Broncos double up on receivers
I applaud Denver for waiting and landing the best receiver in this draft. Getting Drew Lock a receiver to pair with Courtland Sutton made a ton of sense. I think Jerry Jeudy will have a great career in Denver. The surprise here was that then the Broncos dipped back into the position group to take Penn State’s KJ Hamler. Hamler is a speedster out of the slot with tons of big-play ability. I am not a huge fan of him as a prospect given his size and issues with drops. I was surprised to see the Broncos passing on either a corner or offensive lineman (although they did fill both positions later.) I didn’t think Denver really needed another receiver with Sutton and DaeSean Hamilton already in the fold prior to the draft, but they clearly want depth at the position.

16197763809_10b6f21e12_b
Prior to 2019, the Jets were the only team with which Bill Belichick had never traded. (Wikimedia Commons)

Jets and Patriots make a trade
This definitely caught me by surprise. Very rarely do these franchise negotiate trades, but maybe it really is the sign of a new era in New England. The Jets and Pats actually brokered a trade early in the 2019 season that sent Demaryius Thomas to New York in exchange for a 2021 6th round pick. This latest trade between the two teams that saw the Patriots acquire the 101st pick, which they spent on Virginia Tech tight end Dalton Keene. As part of the deal, the Jets landed two fourth rounders this year and New England’s 2021 sixth-round pick. Believe it or not, the two teams have now just swapped 2021 sixth rounders. If you are still reading at this point, know that I appreciate your love for football and quirky draft nuggets.

Through three rounds, there is a lot of talent still on the board. I actually see a ton of prospects in my top 100 available, 21 to be exact. Considering there have already been 106 selections, I am really positive about the players still on the board. Some quality defensive options, a bunch of lanky receivers and a pair of former Georgia quarterbacks highlight the group. Here are my favorite remaining prospects:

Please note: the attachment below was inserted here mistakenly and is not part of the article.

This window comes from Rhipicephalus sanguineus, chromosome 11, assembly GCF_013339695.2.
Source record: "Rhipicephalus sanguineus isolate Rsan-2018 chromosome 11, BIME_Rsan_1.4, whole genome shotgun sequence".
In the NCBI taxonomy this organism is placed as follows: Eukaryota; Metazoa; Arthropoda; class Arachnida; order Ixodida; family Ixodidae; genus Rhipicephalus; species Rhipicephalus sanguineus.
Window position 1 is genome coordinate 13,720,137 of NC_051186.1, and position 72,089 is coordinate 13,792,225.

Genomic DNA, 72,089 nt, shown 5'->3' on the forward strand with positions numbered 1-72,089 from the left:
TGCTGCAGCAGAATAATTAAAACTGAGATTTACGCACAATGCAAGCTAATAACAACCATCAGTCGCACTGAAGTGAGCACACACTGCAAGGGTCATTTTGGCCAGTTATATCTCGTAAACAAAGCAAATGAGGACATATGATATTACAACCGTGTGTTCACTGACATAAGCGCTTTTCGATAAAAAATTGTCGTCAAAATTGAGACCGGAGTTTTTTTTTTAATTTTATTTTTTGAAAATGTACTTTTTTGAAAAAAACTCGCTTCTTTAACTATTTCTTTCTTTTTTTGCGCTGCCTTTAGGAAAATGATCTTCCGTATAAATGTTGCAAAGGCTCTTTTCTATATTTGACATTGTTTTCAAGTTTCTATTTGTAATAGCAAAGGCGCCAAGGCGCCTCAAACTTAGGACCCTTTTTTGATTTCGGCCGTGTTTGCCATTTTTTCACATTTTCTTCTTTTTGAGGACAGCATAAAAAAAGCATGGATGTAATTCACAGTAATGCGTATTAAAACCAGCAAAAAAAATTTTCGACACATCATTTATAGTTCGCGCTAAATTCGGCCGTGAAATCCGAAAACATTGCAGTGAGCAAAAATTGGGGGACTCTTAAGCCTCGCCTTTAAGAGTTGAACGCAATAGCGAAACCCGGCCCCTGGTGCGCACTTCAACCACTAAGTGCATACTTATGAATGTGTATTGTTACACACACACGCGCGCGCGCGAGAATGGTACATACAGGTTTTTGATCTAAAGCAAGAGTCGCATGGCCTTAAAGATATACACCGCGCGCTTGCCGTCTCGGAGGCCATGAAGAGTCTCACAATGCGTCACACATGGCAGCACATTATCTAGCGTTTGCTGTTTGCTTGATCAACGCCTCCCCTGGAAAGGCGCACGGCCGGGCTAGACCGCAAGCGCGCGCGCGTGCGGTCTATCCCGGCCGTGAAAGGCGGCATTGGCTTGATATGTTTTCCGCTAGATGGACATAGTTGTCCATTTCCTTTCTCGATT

24. Bryce Hall, CB, Virginia
52. Tyler Biadasz, C, Wisconsin
55. Curtis Weaver, EDGE, Boise State
56. John Simpson, G, Clemson
59. Bradlee Anae, EDGE, Utah
62. Ben Bartch, OT, St. John (Minn.)
65. Donovan Peoples-Jones, WR, Michigan
66. Prince Tega Wanogho, OT, Auburn
67. Troy Pride Jr., CB, Notre Dame
73. Amik Robertson, CB, Louisiana Tech
80. Troy Dye, LB, Oregon
81. Leki Fotu, DL, Utah
84. Larrell Murchison, DL, NC State
86. Jacob Eason, QB, Washington
87. Kenny Willekes, EDGE, Michigan State
88. K’Von Wallace, S, Clemson
89. Thaddeus Moss, TE, LSU
91. Eno Benjamin, RB, Arizona State
92. Ben Bredeson, G, Michigan
93. K.J. Hill, WR, Ohio State
100. Jake Fromm, QB, Georgia
101. Brycen Hopkins, TE, Purdue
102. Collin Johnson, WR, Texas
104. Tyler Johnson, WR, Minnesota
105. James Lynch, DL, Baylor
106. Logan Stenberg, G, Kentucky
109. Solomon Kindley, G, Georgia
110. Trevon Hill, EDGE, Miami
113. Evan Weaver, LB, California
114. Gabriel Davis, WR, UCF
116. Akeem Davis-Gaither, LB, Appalachian State
117. Jason Strowbridge, DL, UNC
123. Quintez Cephus, WR, Wisconsin
124. A.J. Green, CB, Oklahoma State
125. Francis Bernard, LB, Utah